A Music Fan’s Recap of Made in America 2022 | The Triangle

A Music Fan’s Recap of Made in America 2022

Photo courtesy of Ibrahim Kamara | The Triangle

This year marked the tenth annual Made in America festival in Philadelphia, which took place Sept. 3 and Sept. 4. The event was set up on the Benjamin Franklin Parkway with three stages, each featuring their own lineup of artists. With a lineup of over 35 artists, the festival included everything from massive reggaetón pop stars to local Philly rappers.  

The biggest stage, named the Rocky Stage, was located in front of the steps to the Philadelphia Museum of Art and featured the headlining acts that rounded out each day’s performances along with other popular artists during the day. The Liberty Stage, located on the right of Eakins Oval, was the second largest stage on the grounds and featured the penultimate performances each night before the headlining sets took place. The Freedom Stage was the smallest of the three stages, located at the intersection of Benjamin Franklin St. and N 22nd St. This stage housed the first set of both days at 2 p.m. and wrapped early at 8 p.m.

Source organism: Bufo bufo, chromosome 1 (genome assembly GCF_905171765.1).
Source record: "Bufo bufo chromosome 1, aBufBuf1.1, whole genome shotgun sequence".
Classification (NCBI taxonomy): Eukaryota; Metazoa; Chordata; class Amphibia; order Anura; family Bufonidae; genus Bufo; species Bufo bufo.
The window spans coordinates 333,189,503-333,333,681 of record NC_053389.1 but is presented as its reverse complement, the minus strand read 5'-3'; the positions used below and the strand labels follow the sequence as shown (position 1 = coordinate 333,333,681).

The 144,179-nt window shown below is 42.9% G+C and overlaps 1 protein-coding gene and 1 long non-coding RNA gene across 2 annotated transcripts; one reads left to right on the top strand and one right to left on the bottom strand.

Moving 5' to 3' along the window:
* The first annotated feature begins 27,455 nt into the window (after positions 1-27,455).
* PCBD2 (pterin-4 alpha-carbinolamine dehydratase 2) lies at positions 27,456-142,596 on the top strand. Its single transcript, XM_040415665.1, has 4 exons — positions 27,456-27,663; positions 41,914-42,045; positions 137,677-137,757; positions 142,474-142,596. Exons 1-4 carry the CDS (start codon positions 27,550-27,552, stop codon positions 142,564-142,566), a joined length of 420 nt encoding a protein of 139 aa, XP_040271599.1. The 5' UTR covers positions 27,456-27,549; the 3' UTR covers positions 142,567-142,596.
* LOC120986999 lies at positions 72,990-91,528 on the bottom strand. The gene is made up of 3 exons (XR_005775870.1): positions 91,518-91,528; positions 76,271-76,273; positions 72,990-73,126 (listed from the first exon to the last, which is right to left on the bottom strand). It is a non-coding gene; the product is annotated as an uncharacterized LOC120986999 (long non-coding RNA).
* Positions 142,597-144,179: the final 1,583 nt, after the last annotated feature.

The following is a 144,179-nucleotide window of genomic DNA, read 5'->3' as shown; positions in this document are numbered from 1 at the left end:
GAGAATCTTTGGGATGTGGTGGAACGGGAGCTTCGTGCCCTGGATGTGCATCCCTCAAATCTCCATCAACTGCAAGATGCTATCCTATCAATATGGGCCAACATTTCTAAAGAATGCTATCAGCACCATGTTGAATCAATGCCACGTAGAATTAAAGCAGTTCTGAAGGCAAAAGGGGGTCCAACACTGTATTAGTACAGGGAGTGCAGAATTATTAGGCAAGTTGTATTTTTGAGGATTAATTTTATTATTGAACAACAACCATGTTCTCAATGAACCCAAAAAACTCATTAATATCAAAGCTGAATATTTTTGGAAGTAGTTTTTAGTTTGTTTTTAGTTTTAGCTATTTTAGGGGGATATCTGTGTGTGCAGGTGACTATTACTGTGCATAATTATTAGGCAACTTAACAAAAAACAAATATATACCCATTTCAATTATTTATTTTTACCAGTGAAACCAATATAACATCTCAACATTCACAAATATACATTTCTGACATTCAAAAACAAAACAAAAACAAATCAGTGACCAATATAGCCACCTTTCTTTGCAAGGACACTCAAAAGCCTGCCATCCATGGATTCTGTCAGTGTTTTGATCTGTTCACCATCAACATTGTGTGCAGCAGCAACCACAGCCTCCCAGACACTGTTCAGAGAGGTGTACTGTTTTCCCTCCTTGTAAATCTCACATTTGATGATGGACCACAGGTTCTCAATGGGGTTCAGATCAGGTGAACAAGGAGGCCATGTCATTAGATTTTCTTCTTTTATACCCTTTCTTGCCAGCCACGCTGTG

Day One was a dream for rap fans. 2022 XXL freshman Babyface Ray kicked off the list of rappers which also included Larry June, GloRilla, JID, Pusha T, Flo Milli, Lil Uzi Vert and Tyler, the Creator. The Freedom Stage also featured rising artist JELEEL!, who has become recognizable for his incredible athleticism and backflips during his set as well as his viral hit “DIVE IN!”

Hip-hop affiliated indie act Toro Y Moi also performed at the Liberty Stage on Saturday at 3:45 p.m. Personally, this was the set I anticipated most from the whole festival, as Toro’s 2022 album “MAHAL” introduced some of my favorite songs so far this year. 

Saturday did not come without any mishaps. Memphis rapper Key Glock was scheduled to take the Rocky Stage at 4:30 p.m., however at 4:55 p.m. a message stating “due to travel delays, Key Glock will no longer be performing today” was shown at the Liberty Stage. This caused a large influx of people to travel instead to the Liberty Stage to see JID, who was scheduled to begin at 5:15 p.m. Coming off of his recent album “The Forever Story,” JID’s set had an undeniable energy. He performed new tracks such as “Dance Now” and “Raydar.”During the song “Stick,” he climbed onto a light pole above the fans and turned the crowd into a ferocious mosh.